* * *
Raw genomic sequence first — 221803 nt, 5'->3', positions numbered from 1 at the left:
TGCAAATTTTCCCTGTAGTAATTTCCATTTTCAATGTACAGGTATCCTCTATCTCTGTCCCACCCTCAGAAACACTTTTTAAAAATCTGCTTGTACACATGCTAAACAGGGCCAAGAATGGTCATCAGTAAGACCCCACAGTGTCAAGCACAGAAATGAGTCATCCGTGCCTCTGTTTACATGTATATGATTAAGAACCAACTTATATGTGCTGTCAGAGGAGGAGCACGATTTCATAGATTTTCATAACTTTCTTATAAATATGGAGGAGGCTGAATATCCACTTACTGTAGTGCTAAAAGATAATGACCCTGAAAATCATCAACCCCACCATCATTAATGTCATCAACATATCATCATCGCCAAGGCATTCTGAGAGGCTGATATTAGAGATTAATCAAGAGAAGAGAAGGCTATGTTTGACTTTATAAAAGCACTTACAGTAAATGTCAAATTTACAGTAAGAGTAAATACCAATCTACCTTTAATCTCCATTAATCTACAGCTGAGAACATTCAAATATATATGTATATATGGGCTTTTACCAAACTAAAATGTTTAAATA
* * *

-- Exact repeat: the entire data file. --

Raw genomic sequence first — 221803 nt, 5'->3', positions numbered from 1 at the left:
TGCAAATTTTCCCTGTAGTAATTTCCATTTTCAATGTACAGGTATCCTCTATCTCTGTCCCACCCTCAGAAACACTTTTTAAAAATCTGCTTGTACACATGCTAAACAGGGCCAAGAATGGTCATCAGTAAGACCCCACAGTGTCAAGCACAGAAATGAGTCATCCGTGCCTCTGTTTACATGTATATGATTAAGAACCAACTTATATGTGCTGTCAGAGGAGGAGCACGATTTCATAGATTTTCATAACTTTCTTATAAATATGGAGGAGGCTGAATATCCACTTACTGTAGTGCTAAAAGATAATGACCCTGAAAATCATCAACCCCACCATCATTAATGTCATCAACATATCATCATCGCCAAGGCATTCTGAGAGGCTGATATTAGAGATTAATCAAGAGAAGAGAAGGCTATGTTTGACTTTATAAAAGCACTTACAGTAAATGTCAAATTTACAGTAAGAGTAAATACCAATCTACCTTTAATCTCCATTAATCTACAGCTGAGAACATTCAAATATATATGTATATATGGGCTTTTACCAAACTAAAATGTTTAAATA